Neighbors of a Park Slope gym that specializes in a worldwide fitness craze say that fitness buffs are making their lives a living hell by tossing big barbells to the ground and grunting loudly throughout the early morning hours.
Residents of a Fifth Avenue apartment building next door to a CrossFit gym near 22nd Street say that they can hear the guttural cries from their bedrooms and that the up-to-300-pound weights land so hard that both buildings shake. The pre-dawn cacophony wakes neighbors and has some saying that if the fitness center does not end the noise, they might pack up and leave.
“I put my pillow over my head and hope that it stops, but it doesn’t,” Jena Battaglia, who lives on the third floor of the brick row-house that shares a wall with the health club. “I love my apartment so much, but if this doesn’t stop I will have to move out.”
The fitness center is one of a purported 7,000 fitness clubs to push the brutal, full-body CrossFit routine, which has gym rats run, jump, row on machines, throw medicine balls, flip tractor-trailer tires, climb ropes, tote thick chains, and lift big weights. The Slope location offers private training for $100 an hour and, for those parents looking to pump up their progeny, kids sessions for $300 a pop. The workout program is so extreme and so popular worldwide that some critics have called it a cult.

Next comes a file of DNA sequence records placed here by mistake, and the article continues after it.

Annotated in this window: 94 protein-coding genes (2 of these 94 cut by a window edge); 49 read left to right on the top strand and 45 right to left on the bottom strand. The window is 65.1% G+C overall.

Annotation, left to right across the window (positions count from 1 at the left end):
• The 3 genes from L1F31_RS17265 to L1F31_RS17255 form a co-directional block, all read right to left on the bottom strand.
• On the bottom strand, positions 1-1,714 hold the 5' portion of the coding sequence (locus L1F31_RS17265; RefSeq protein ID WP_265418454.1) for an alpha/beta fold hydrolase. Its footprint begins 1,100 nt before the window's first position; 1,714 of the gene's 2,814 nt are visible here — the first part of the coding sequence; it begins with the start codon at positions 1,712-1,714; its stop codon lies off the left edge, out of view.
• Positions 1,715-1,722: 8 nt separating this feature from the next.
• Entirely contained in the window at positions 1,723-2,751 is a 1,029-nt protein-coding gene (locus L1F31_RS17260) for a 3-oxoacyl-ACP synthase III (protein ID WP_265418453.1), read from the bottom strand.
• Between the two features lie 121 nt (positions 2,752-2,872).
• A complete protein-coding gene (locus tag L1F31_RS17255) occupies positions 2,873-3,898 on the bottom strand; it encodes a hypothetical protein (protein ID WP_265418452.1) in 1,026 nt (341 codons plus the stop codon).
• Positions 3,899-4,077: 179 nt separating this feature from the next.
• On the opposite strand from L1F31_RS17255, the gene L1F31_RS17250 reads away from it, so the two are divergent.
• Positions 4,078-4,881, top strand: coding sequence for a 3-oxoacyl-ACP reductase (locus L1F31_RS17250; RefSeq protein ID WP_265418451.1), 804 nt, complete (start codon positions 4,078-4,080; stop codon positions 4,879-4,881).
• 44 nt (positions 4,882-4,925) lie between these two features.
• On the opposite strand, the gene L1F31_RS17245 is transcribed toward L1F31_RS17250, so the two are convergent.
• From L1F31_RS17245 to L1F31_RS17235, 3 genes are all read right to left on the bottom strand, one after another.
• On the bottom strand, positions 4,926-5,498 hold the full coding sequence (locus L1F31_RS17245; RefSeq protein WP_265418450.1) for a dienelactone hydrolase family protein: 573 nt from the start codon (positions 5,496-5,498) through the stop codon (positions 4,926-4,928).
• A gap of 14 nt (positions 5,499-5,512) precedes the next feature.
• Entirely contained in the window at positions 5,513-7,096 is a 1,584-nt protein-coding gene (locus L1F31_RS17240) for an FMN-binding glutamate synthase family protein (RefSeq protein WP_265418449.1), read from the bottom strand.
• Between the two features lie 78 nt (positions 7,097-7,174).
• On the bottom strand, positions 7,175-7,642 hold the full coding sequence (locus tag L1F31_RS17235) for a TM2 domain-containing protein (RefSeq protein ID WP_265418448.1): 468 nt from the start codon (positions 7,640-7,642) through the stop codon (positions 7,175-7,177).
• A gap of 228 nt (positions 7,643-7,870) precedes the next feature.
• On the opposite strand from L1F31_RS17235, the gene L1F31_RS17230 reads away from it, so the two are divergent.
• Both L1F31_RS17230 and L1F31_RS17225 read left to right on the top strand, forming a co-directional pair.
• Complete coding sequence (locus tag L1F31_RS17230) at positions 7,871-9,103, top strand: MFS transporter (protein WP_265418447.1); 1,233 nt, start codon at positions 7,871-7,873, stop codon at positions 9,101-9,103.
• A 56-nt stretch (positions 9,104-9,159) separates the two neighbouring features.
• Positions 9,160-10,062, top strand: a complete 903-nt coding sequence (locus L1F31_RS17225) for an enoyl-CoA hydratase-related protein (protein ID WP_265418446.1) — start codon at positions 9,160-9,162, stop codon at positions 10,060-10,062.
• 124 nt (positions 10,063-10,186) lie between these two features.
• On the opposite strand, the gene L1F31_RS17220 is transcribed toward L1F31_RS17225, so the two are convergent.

The Fifth Avenue outlet CrossFit 718 began its stay in the neighborhood on a sour note when it opened two years ago in a one-story industrial building that was illegally converted from a storage facility, for which the landlord still owes the city $10,000 for failing to file permits, according to public records.
The rec center has been an unwanted alarm clock ever since, say neighbors. And once the racket begins, sometimes as early as 6 am on weekdays and 8 am on weekends, it only gets worse, according to neighbors.
“You feel these vibrations every time they slam the weights down and then babies start crying and dogs start barking,” Battaglia said.
Residents also complain about the thud of semi-truck wheels tumbling over on the rubber-lined floor and the shouts of trainers leading cardio exercises on the sidewalk out front, but their gripes are not limited to noise. The harried apartment-dwellers say that the dropped barbells fall with such force that they are afraid it will crack the walls.
“It’s been a nightmare,” said 27-year Fifth Avenue resident Edwin Torres. “It’s so bad the walls shake. It might eventually start causing structural issues.”
Neighbors say that they have repeatedly complained to the city, police, and the owner of the CrossFit outpost, but that their gripes continue to fall upon deaf ears.
A patron of the hated health club cops to letting weights fly but said that sometimes dead-lifting gets so strenuous that he has no choice but to let go.
“At the end of a high intensity workout you just don’t have anything else left in the tank,” said CrossFit regular Mike Soffer, who pumps iron as heavy as 300 pounds. “You shouldn’t drop [the weights], but a lot of the times you can’t help it.”
CrossFit 718 owner Israel Gonzalez did not return repeated calls for comment, but a Williamsburg gym owner facing remarkably similar complaints last year said that, beyond padding the floors, which it appears that Gonzalez has, there is not much else that can be done.